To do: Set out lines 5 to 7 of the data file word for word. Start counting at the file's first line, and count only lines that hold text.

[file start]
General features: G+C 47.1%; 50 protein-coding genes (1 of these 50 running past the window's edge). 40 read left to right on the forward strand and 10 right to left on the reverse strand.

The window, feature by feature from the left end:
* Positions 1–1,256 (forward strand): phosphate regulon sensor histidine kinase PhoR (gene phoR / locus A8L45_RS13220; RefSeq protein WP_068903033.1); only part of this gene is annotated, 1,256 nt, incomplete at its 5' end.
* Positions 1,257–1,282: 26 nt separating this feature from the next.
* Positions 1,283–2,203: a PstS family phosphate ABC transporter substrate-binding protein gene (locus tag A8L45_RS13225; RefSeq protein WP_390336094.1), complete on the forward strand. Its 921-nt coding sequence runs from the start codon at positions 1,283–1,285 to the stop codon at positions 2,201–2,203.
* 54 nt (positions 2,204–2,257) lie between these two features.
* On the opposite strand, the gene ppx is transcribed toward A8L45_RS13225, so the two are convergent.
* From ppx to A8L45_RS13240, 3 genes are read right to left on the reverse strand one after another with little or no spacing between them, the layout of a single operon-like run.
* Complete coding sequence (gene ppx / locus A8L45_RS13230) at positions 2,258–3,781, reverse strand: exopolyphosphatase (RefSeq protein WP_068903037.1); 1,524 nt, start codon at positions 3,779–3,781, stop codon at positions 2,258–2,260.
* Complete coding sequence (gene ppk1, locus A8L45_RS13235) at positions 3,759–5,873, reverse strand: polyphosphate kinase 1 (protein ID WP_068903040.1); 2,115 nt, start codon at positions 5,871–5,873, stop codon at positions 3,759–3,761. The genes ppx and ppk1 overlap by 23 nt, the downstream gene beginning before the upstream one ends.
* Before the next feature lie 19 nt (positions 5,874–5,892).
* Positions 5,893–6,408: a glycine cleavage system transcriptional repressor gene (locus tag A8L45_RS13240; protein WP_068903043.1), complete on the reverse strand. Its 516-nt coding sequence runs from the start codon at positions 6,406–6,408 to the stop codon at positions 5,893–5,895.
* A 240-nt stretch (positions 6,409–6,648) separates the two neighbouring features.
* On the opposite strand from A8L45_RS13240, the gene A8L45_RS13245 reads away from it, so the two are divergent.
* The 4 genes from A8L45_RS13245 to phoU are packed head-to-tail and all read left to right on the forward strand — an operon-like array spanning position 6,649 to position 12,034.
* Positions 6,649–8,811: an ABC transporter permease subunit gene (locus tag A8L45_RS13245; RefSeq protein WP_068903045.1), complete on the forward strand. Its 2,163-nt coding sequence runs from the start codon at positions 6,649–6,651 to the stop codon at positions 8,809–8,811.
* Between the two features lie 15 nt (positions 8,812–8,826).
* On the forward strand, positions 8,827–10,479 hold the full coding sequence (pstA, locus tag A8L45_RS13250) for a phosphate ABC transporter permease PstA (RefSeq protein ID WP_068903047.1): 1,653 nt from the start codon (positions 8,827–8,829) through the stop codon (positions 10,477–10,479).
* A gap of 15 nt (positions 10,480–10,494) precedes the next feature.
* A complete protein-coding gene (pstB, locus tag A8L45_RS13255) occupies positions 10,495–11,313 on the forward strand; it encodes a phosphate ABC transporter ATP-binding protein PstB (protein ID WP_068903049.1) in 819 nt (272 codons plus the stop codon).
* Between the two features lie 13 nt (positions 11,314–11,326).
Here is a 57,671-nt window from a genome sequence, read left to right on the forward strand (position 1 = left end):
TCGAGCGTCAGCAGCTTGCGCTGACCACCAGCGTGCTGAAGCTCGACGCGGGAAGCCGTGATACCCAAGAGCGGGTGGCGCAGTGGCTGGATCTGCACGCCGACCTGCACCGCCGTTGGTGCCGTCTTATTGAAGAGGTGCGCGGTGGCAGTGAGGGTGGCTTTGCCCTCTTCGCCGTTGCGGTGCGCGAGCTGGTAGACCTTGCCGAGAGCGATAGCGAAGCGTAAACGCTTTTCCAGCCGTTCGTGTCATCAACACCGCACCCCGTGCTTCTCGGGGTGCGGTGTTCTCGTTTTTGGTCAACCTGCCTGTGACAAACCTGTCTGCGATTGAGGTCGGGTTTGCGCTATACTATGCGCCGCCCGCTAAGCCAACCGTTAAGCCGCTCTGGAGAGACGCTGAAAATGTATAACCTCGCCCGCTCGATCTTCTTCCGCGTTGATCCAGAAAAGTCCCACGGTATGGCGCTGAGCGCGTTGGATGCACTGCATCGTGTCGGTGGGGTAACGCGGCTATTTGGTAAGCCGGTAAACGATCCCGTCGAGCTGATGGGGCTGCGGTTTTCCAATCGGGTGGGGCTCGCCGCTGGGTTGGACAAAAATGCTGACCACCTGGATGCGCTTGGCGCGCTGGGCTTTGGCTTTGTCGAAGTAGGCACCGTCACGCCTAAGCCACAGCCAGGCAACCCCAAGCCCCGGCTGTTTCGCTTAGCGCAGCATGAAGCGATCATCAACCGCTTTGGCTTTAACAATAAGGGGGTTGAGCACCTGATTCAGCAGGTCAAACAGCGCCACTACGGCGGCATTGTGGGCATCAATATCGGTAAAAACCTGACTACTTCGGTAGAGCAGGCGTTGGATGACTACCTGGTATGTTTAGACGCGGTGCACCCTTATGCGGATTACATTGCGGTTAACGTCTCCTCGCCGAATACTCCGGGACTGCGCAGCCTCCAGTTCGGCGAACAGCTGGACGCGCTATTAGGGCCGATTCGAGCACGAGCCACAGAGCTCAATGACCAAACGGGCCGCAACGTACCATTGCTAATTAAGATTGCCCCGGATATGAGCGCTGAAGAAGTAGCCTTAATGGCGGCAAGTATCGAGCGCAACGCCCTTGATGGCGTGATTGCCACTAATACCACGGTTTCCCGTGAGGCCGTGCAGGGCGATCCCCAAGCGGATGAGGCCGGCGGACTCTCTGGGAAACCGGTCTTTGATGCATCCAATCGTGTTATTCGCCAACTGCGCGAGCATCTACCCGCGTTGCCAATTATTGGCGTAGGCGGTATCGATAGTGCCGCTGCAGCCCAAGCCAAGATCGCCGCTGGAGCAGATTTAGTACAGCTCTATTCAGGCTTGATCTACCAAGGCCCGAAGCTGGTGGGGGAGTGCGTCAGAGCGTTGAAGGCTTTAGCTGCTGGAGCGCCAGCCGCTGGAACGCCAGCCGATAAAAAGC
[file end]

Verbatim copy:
* Positions 1,283–2,203: a PstS family phosphate ABC transporter substrate-binding protein gene (locus tag A8L45_RS13225; RefSeq protein WP_390336094.1), complete on the forward strand. Its 921-nt coding sequence runs from the start codon at positions 1,283–1,285 to the stop codon at positions 2,201–2,203.
* 54 nt (positions 2,204–2,257) lie between these two features.
* On the opposite strand, the gene ppx is transcribed toward A8L45_RS13225, so the two are convergent.